This role has confirmed the enormous political, economic and social importance of mafias, as anyone who grew up in post-war Italy, Japan or 1990s Russia will tell you. They are not just made up of romanticized gangsters. They compete seriously with the state’s claim to a monopoly on violence. Once they have established themselves as the arbiter of, say, the drugs or restaurant market in a particular area, they often but not always choose to enter that market themselves.
Varese has been taking the subject of organized crime with the seriousness it deserves for a quarter of a century. His latest excellent contribution, Mafia Life, examines the structures of the world’s most prominent mafia organizations by looking at how mafiosi lead their lives from cradle to grave.
In his opening chapter, “Birth”, Varese compares the initiation rituals that are common to almost every mafia organization. He draws from interviews, autobiographies and police wiretap transcripts in which the gangsters do most of the talking. It is remarkable how close in style, substance and imagery the initiation ceremonies are across cultures – the religious symbolism, the use of tattoos, the omertà, the misogyny and sealing of membership through blood are present among the Yakuza of Japan, the Russian mafia, the Chinese triads and the Sicilian Mafia.
Each chapter shines a new light on a fundamental aspect of mafia activity, whether it concerns managing and laundering profits, how to conduct a marriage or affair without revealing one’s profession, or how most effectively to dispose of a body. Varese’s chapter on “Self-image” in which he looks at the complex relationship of mafiosi to filmic or literary portrayals of their business, is superb. Unsurprisingly, The Godfather is the film most mobsters love above all others.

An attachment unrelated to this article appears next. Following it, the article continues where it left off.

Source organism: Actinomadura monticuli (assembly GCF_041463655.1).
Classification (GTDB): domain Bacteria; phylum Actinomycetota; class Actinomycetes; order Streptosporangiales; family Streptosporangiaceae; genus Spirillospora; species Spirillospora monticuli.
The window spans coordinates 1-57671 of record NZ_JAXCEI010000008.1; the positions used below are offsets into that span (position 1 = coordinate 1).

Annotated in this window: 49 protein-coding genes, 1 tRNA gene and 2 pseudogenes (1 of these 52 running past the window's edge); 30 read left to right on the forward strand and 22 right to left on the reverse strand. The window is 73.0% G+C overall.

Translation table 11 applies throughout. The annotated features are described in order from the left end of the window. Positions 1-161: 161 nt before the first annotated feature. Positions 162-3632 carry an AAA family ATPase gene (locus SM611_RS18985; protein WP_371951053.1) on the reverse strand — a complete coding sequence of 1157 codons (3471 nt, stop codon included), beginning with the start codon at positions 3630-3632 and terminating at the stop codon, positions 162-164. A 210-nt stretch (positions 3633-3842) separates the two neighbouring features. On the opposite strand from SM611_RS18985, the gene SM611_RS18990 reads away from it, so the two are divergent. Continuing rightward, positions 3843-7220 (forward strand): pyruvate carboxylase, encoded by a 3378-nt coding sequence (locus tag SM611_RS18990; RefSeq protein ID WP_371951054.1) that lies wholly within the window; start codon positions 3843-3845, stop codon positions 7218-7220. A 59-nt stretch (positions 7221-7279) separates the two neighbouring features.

Varese concludes on an unexpectedly upbeat note. The digital revolution, the global depression and a more savvy police strategy, he suggests, are eroding the power of mafia. The internet is fundamentally altering the nature of crime. A mafia cannot survive without the ability to deploy or credibly to threaten violence. But that logic does not apply to a cybercriminal gang. You do not need a virtual baseball bat to succeed – one reason why cybercrime attracts people with more diverse backgrounds than traditional crime ever can. This is a profound shift. Equally important is the slow but steady progress in drug law reform in South America, the United States, Canada and some European countries. This in part reflects a belated understanding of the damage caused by treating drugs as a criminal rather than a social and health problem. But it has also come about because the production of narcotics is shifting from its traditional loci, such as Bolivia and Afghanistan. Instead, synthetic drugs are being manufactured in laboratories rather closer to the consumer (i.e. Western Europe and the United States), and this is proving hard to police. The growing decriminalization of marijuana is a first step in reducing the extent of the challenge. And yet I wouldn’t write off established mafias quite yet. Their primary role in organizing markets, legal and illegal, which the state are unable or unwilling to police, is still evident across the world. Policing techniques are undoubtedly improving, but the impact of the financial crisis of 2008 has led to severe cutbacks in law enforcement’s ability to assert its authority throughout its jurisdiction. From the United Kingdom to Brazil, from Japan to Egypt, mafias are alive and kicking.
Roberto Saviano, Repubblica